In First Amendment cases, the injury-in-fact element is commonly satisfied by a sufficient showing of “self-censorship, which occurs when a claimant is chilled from exercising h[is] right to free expression.” Benham v. City of Charlotte, 635 F.3d 129, 135 (4th Cir. 2011) (internal quotation marks omitted).

However, this anticipated cannot just be speculative or the fruit of conjecture.  The appeals court quickly outlined how Cooksey’s case allowed him to have standing, largely due to the Board’s aggression:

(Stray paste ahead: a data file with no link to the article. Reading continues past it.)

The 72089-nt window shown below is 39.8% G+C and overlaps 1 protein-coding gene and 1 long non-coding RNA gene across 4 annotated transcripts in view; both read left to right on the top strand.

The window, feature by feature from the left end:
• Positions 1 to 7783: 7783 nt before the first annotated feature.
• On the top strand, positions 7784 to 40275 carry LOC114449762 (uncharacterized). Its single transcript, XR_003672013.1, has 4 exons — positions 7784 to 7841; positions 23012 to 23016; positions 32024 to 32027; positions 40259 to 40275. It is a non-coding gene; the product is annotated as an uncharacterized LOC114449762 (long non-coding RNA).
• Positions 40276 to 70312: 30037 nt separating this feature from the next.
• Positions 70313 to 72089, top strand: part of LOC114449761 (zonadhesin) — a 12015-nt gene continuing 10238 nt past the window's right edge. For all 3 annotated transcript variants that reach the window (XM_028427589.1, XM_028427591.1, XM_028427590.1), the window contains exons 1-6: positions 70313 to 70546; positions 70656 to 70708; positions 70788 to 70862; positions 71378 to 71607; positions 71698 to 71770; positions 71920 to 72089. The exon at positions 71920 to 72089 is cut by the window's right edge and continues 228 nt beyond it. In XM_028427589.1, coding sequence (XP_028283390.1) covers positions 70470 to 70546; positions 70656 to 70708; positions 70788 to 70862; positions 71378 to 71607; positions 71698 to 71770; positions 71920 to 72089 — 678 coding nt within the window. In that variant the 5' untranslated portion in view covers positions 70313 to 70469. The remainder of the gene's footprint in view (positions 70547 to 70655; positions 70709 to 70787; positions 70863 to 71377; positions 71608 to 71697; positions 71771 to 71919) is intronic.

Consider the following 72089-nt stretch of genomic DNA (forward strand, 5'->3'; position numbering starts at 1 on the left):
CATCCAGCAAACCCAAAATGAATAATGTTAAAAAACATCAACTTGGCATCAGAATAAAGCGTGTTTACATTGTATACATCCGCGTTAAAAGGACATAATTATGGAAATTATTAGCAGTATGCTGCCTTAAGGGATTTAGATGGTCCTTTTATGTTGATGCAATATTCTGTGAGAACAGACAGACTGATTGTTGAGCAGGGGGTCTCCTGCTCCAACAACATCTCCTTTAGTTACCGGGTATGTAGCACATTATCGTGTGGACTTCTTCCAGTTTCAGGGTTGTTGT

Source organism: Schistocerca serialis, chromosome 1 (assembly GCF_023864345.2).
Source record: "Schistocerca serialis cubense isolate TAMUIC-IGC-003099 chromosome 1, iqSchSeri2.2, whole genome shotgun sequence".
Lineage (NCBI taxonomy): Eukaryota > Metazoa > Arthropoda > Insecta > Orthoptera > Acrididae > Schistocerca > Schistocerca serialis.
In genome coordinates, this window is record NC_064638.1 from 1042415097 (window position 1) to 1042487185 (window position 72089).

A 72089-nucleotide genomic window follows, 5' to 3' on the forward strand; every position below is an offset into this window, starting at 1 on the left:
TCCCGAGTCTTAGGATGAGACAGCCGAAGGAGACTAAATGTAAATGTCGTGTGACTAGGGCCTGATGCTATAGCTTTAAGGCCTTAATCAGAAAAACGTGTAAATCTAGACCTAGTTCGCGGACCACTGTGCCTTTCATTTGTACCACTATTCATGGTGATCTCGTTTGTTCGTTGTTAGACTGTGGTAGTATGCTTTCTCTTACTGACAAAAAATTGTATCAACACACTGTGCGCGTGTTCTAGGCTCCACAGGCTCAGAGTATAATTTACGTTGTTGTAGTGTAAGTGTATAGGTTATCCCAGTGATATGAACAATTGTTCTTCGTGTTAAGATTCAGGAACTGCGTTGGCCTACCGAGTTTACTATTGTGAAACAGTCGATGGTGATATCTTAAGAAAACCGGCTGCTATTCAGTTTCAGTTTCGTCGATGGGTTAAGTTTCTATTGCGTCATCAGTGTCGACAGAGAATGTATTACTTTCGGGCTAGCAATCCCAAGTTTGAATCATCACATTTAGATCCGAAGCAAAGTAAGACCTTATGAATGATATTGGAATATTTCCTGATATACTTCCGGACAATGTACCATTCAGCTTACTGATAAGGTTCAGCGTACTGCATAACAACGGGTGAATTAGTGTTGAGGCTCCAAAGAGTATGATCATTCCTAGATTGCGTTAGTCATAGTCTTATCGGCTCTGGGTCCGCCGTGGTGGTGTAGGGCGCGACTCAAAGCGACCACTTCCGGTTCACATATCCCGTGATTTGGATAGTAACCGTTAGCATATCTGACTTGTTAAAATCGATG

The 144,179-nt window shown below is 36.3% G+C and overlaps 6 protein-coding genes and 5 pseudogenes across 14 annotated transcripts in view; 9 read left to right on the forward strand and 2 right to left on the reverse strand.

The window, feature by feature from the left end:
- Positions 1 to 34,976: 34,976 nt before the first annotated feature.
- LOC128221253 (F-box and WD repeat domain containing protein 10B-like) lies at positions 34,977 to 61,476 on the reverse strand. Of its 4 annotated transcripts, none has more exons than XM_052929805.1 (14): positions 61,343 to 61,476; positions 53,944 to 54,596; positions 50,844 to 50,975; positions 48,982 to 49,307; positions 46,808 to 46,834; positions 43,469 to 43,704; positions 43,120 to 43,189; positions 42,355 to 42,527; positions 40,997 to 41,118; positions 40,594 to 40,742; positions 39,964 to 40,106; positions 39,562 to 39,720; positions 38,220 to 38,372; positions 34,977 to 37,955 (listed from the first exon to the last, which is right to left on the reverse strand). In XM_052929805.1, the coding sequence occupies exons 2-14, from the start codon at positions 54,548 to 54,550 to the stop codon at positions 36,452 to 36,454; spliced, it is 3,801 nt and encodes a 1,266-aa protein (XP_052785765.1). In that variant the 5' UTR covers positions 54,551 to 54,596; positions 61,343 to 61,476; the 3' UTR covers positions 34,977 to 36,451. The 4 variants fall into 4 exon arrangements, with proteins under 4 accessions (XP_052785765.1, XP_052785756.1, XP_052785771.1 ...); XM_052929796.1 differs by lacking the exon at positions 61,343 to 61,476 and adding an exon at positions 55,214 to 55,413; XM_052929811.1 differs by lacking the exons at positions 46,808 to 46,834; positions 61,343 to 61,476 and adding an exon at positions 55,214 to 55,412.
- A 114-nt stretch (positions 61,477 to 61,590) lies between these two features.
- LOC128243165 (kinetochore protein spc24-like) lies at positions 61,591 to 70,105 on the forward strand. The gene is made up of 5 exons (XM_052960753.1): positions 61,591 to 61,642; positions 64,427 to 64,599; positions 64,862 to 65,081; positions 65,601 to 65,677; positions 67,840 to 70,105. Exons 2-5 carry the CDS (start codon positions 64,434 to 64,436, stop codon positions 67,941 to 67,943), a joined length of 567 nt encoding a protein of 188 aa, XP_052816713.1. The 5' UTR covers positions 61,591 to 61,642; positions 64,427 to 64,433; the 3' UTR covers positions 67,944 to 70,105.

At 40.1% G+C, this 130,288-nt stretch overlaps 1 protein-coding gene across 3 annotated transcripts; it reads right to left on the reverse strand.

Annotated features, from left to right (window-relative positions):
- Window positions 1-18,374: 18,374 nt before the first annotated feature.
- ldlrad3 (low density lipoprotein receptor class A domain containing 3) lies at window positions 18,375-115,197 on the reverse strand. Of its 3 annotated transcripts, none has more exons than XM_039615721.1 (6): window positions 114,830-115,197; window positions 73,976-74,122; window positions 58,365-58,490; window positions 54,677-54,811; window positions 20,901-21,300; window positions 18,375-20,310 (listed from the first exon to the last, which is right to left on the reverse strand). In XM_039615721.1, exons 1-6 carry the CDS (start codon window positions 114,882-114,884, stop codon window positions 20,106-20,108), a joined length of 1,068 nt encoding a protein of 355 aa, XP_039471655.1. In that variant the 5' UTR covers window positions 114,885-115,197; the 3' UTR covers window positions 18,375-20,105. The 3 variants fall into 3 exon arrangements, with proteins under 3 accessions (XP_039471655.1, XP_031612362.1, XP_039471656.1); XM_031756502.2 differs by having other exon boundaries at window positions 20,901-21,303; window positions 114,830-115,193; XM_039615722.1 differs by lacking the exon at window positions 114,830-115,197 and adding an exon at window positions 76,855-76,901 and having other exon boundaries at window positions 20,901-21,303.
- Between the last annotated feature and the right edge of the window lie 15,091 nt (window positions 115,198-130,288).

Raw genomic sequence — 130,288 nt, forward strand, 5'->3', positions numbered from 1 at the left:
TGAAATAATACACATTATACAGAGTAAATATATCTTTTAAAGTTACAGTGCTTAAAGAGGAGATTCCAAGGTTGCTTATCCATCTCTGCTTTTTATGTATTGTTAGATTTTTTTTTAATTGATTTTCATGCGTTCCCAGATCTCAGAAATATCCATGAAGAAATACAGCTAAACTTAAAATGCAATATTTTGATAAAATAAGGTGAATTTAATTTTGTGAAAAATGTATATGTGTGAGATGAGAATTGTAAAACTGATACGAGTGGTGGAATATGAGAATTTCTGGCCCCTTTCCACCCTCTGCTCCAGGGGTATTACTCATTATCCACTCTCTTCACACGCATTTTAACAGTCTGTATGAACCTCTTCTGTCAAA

In the present case, we not only have evidence of specific and — unlike NCRL — unsolicited written and oral correspondence from the State Board explaining that Cooksey’s speech violates the Act, but we also have a plaintiff who stopped engaging in speech because of such correspondence, and an explicit warning from the State Board that it will continue to monitor the plaintiff’s speech in the future. See J.A. 18 (Compl. ¶ 63-64) (Burill told Cooksey “that he and his website were under investigation” and that the State Board “does have the statutory authority to seek an injunction to prevent the unlicensed practice of dietetics.”); id. at 39 (red-pen review) (“You should not be addressing diabetic’s specific questions. You are no longer just providing information when you do this, you are assessing and counseling, both of which require a license.”); id. at 66 (Burill email) (“[W]e would ask that you make any necessary changes to your site, and moreover, going forward, align your practices with the guidance provided.”); id. at 105 (Burill letter) (“[T]he Board reserves the right to continue to monitor this situation.”). Therefore, we have no trouble deciding that Cooksey’s speech was sufficiently chilled by the actions of the State Board to show a First Amendment injury-in-fact.